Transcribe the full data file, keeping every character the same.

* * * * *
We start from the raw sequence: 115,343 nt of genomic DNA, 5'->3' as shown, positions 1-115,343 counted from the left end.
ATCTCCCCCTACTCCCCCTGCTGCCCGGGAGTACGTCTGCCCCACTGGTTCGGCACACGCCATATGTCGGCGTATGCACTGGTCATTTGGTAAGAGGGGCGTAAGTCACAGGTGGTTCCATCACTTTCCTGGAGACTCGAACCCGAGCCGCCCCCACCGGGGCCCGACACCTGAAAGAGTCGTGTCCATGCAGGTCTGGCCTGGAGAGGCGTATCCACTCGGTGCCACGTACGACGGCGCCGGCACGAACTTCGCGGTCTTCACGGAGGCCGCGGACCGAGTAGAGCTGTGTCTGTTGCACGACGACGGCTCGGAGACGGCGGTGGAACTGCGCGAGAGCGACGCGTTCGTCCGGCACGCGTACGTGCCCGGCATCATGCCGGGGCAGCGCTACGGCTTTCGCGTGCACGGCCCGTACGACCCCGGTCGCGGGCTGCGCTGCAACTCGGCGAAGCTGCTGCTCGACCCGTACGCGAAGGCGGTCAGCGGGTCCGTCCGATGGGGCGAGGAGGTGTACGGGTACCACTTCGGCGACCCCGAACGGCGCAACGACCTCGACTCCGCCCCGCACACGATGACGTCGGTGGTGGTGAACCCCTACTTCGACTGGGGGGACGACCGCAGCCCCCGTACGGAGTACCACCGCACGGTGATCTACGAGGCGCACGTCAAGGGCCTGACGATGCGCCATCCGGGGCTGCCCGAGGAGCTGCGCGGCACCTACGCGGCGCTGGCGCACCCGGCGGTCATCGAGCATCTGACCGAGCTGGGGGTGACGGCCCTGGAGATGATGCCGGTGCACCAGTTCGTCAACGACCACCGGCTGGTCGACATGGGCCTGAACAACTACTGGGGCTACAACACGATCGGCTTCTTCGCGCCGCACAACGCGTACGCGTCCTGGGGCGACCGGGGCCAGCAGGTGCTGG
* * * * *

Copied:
We start from the raw sequence: 115,343 nt of genomic DNA, 5'->3' as shown, positions 1-115,343 counted from the left end.
ATCTCCCCCTACTCCCCCTGCTGCCCGGGAGTACGTCTGCCCCACTGGTTCGGCACACGCCATATGTCGGCGTATGCACTGGTCATTTGGTAAGAGGGGCGTAAGTCACAGGTGGTTCCATCACTTTCCTGGAGACTCGAACCCGAGCCGCCCCCACCGGGGCCCGACACCTGAAAGAGTCGTGTCCATGCAGGTCTGGCCTGGAGAGGCGTATCCACTCGGTGCCACGTACGACGGCGCCGGCACGAACTTCGCGGTCTTCACGGAGGCCGCGGACCGAGTAGAGCTGTGTCTGTTGCACGACGACGGCTCGGAGACGGCGGTGGAACTGCGCGAGAGCGACGCGTTCGTCCGGCACGCGTACGTGCCCGGCATCATGCCGGGGCAGCGCTACGGCTTTCGCGTGCACGGCCCGTACGACCCCGGTCGCGGGCTGCGCTGCAACTCGGCGAAGCTGCTGCTCGACCCGTACGCGAAGGCGGTCAGCGGGTCCGTCCGATGGGGCGAGGAGGTGTACGGGTACCACTTCGGCGACCCCGAACGGCGCAACGACCTCGACTCCGCCCCGCACACGATGACGTCGGTGGTGGTGAACCCCTACTTCGACTGGGGGGACGACCGCAGCCCCCGTACGGAGTACCACCGCACGGTGATCTACGAGGCGCACGTCAAGGGCCTGACGATGCGCCATCCGGGGCTGCCCGAGGAGCTGCGCGGCACCTACGCGGCGCTGGCGCACCCGGCGGTCATCGAGCATCTGACCGAGCTGGGGGTGACGGCCCTGGAGATGATGCCGGTGCACCAGTTCGTCAACGACCACCGGCTGGTCGACATGGGCCTGAACAACTACTGGGGCTACAACACGATCGGCTTCTTCGCGCCGCACAACGCGTACGCGTCCTGGGGCGACCGGGGCCAGCAGGTGCTGG